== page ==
Here I tell wget to output details to a log file, use the defined $link and call the grabbed page a specific name.  Although I should mention that to avoid issues on the next time I do this, I do some filename shuffling:

if [ -f ./website_check/$folder/new_page.html ]
mv ./website_check/$folder/new_page.html ./website_check/$folder/old_page.html

So from the last time I checked, I rename the file so that when I grab a new copy, there is no conflict.  Then I compare the two for changes.

Step 3: Now the Geeky Part

Now we know the site is up and that the page has changed but what if you aren't sitting in front of the computer?  I mean, you do have to go out to get groceries, run errands.  Well, luckily I found a way to solve that!  Enter in Notify My Android!  This website allows you to push notifications to your Android device. (I am aware of other programs for other platforms, I only use Linux and Android).

Basically after I have all my information about the website I am monitoring, I send that in a notification to my Galaxy Tab 8.9 (any recent Android device will work, check site for details).

curl --silent --data-ascii "apikey=$APIKEY" --data-ascii "application=$1" --data-ascii "event=curl-event" --data-asci "description=$2" --data-asci "priority=1"

Enter in curl.

A command line tool for getting or sending files using URL syntax.

To put it simple.  You can send information to websites using curl.  In this case, I have an account with Notify My Android and I send the results of my ping/comparison to that account.  In turn, that information gets sent to the Notify My Android app running on my Tablet.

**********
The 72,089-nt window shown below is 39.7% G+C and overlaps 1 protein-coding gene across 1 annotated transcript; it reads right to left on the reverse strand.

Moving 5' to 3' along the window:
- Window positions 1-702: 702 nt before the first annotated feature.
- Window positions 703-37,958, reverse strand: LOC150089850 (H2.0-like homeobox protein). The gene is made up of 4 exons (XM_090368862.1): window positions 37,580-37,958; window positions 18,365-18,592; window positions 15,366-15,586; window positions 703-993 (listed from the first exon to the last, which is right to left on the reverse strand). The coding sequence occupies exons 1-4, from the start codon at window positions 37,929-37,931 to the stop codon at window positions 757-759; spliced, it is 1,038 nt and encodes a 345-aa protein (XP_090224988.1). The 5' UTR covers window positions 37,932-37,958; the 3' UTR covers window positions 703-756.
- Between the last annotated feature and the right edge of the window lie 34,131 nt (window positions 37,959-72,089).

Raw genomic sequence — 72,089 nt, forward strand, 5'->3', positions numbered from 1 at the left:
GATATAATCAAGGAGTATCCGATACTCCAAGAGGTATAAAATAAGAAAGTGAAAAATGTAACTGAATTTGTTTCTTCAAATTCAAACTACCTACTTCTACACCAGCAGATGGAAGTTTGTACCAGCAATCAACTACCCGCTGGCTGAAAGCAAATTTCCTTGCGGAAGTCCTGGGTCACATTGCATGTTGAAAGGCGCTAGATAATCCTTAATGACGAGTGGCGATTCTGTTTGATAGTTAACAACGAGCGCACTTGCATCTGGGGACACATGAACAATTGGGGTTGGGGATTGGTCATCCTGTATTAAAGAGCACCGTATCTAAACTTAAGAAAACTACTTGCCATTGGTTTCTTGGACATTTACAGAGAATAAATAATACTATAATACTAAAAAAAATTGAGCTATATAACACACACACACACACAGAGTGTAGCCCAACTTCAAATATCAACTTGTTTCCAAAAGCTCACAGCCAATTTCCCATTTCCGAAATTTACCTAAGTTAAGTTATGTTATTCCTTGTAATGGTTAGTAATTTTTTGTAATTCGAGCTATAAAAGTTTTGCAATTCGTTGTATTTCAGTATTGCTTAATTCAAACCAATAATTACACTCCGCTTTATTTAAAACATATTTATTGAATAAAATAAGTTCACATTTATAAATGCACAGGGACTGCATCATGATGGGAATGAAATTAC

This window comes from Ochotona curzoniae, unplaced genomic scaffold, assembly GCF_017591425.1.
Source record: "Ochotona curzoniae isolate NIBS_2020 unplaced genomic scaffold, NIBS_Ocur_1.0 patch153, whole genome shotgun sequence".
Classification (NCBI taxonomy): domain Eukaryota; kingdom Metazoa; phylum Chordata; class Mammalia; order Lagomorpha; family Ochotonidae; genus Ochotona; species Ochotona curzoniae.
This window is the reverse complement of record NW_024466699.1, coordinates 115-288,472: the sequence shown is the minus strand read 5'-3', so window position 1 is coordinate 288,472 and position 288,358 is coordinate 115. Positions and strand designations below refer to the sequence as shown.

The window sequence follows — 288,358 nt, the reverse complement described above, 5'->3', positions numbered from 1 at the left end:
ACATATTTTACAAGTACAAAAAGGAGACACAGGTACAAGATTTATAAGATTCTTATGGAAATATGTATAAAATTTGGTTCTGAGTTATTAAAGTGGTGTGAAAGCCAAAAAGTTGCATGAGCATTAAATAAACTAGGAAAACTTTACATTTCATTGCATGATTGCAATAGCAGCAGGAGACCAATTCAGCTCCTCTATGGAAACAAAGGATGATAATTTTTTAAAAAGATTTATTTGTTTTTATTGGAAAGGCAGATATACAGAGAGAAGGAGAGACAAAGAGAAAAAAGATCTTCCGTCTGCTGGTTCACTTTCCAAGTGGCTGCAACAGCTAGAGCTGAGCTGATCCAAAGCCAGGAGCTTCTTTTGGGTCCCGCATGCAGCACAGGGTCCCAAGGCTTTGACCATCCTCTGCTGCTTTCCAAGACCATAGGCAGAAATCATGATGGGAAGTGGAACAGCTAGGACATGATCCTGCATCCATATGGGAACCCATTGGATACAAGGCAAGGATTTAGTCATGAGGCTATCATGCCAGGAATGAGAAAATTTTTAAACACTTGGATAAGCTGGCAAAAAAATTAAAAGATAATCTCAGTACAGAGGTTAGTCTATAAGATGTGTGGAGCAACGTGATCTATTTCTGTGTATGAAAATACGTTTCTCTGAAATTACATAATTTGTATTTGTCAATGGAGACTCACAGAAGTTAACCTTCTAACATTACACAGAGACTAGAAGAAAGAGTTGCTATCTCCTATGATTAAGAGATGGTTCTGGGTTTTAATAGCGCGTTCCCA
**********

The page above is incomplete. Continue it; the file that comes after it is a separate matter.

What is really cool is that you can customize the 'subject' and 'message' to be whatever you want.  In my message body of the push notification, I use yet another piece of information from the page difference.  When I run the cmp command, one of the resulting information is the line number on which the first change was noticed.  So I grab that info from the output file and put it into the message body!

Now we have a fully functional script that tells you if the server is down, and if it's up, it tells you if the page has changed(i.e. maybe hacked? Broken?) then send you the notification wherever you are.  Pretty cool huh?

Sure, there have been commercial products that have been able to do the same but this was all done with nothing but an OS, and a free account on a website.  Commercial-like results from free stuff!

There are some limitations and I am working on finding methods that will get around those limitations.  For example, if you have a website that runs some sort of updating script (i.e. a twitter feed, or a live stock market index feed) then the page will always be shown as being changed whenever those feeds update.  If you are interested in following this development, feel free to head on over and subscribe to my geeky blog at  Full versions of the script are available here

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    9 years ago on Introduction

    Thanks. We are still working on it to get it to work with WordPress/other dynamically generated html webites.